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Proceedings Paper

Soft X-Ray Spectrographs For Solar Observations
Author(s): M E. Bruner
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Paper Abstract

The purpose of this paper is to survey some of the recent advances in the state of the art of soft X-ray spectrometers, particularly as they might be applied to Solar Observations. The discussions will center on the windowless region from roughly 1 to 100 A, and will cover both grating and crystal instruments. During the interval that has elapsed since the launches of the Solar Maximum Mission and P 78-1 satellites in the early 1980's, there have been a number of significant technological developments. Among these, are multi-layer mirrors, large format CCD detectors sensitive to X-rays, position sensitive photon counting detectors, new kinds of X-ray films, and the discovery of a number of ingenious new optical systems based on gratings with non-uniform ruling spacings. There have also been a number of improvements in the extent and accuracy of the atomic physics data sets on which the analysis of spectroscopic observations depend. Finally, the analysis of the data from the two missions mentioned above, from the earlier Skylab mission, and from recent sounding rocket flights, have raised a number of interesting questions that will greatly benefit from a new generation of instruments and the observations that they will produce. I will begin with a short discussion of the solar soft X-ray spectrum and its interpretation, followed by a few general comments on problems peculiar to soft X-ray instruments. The main portion of the paper will be devoted to a review of recent developments in spectrometer optical design, which has been a lively field during the last dozen years. This is particularly true in the case of grating spectrometers, because of the development of diffraction gratings with variable groove spacings or with curved rulings. The availability of multi-layer mirror coatings means that designs are not necessarily restricted to the glancing incidence region, giving additional design flexibility. The paper will conclude with a short section on telescope considerations, and some hopeful remarks on future flight opportunities.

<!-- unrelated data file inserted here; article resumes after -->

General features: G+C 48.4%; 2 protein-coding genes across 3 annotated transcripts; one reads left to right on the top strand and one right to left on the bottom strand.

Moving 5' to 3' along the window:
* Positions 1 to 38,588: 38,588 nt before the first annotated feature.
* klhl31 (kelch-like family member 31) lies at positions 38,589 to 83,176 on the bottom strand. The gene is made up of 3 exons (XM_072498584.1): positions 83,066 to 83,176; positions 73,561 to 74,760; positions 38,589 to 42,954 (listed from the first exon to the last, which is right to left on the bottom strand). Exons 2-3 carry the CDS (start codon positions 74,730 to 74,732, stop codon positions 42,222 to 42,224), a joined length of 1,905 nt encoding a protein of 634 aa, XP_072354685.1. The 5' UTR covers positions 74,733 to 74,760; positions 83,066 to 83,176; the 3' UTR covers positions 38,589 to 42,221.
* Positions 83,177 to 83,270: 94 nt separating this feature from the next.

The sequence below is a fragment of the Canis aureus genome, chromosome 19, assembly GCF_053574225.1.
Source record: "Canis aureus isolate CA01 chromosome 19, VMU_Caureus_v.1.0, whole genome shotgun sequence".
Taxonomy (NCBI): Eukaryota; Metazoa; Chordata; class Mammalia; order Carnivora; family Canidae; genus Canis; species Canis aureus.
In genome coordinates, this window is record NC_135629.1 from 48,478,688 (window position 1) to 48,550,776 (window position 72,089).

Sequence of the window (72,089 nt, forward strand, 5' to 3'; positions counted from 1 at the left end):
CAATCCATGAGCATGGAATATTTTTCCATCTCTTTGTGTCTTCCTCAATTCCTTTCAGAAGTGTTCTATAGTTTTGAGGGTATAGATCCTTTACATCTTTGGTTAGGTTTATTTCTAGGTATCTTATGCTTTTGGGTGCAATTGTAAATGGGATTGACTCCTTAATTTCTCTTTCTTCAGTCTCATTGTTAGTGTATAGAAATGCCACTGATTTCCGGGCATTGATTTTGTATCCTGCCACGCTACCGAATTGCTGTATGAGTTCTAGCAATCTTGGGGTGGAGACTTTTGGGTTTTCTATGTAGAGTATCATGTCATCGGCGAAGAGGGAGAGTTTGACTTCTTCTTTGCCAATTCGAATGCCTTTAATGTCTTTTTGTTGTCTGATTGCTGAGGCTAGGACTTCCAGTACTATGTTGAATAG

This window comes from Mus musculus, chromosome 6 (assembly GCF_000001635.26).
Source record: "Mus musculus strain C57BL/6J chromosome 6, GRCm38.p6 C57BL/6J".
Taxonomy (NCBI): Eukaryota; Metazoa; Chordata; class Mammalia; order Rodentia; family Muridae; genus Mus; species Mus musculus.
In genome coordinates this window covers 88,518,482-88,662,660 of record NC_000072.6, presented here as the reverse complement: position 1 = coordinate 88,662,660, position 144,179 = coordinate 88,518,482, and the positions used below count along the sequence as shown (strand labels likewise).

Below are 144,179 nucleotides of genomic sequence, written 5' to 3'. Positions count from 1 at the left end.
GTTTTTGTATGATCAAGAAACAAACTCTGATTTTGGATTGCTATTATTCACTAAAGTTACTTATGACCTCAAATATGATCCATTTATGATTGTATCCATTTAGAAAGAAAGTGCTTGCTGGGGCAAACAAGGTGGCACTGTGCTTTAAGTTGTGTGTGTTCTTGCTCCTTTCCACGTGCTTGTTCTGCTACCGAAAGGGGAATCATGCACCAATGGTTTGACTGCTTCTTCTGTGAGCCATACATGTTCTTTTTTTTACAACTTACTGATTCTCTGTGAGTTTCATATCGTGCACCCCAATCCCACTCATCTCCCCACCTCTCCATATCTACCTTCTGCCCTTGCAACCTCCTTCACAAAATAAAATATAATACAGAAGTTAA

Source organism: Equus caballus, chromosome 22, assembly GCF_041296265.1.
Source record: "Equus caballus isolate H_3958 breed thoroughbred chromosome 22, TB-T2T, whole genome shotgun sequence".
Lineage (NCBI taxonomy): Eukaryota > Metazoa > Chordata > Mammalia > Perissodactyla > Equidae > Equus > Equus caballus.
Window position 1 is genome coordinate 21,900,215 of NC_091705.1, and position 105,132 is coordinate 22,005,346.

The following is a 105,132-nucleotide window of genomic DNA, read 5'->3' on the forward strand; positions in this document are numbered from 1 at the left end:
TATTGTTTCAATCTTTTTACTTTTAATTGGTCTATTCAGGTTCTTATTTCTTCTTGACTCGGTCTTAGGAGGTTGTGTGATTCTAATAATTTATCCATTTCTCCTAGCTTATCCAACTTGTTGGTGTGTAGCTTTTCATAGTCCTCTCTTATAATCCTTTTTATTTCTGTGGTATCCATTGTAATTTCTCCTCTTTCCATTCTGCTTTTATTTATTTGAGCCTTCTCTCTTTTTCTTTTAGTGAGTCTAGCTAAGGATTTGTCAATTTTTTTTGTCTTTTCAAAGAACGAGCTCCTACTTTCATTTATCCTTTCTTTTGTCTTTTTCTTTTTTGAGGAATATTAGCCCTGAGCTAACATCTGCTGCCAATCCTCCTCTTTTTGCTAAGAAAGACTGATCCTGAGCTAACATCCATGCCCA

Paper Details

Date Published: 21 December 1988
PDF: 12 pages
Proc. SPIE 0982, X-Ray Instrumentation in Astronomy II, (21 December 1988); doi: 10.1117/12.948725
Show Author Affiliations
M E. Bruner, Lockheed Palo Alto Research Laboratory (United States)

Published in SPIE Proceedings Vol. 0982:
X-Ray Instrumentation in Astronomy II
Leon Golub, Editor(s)

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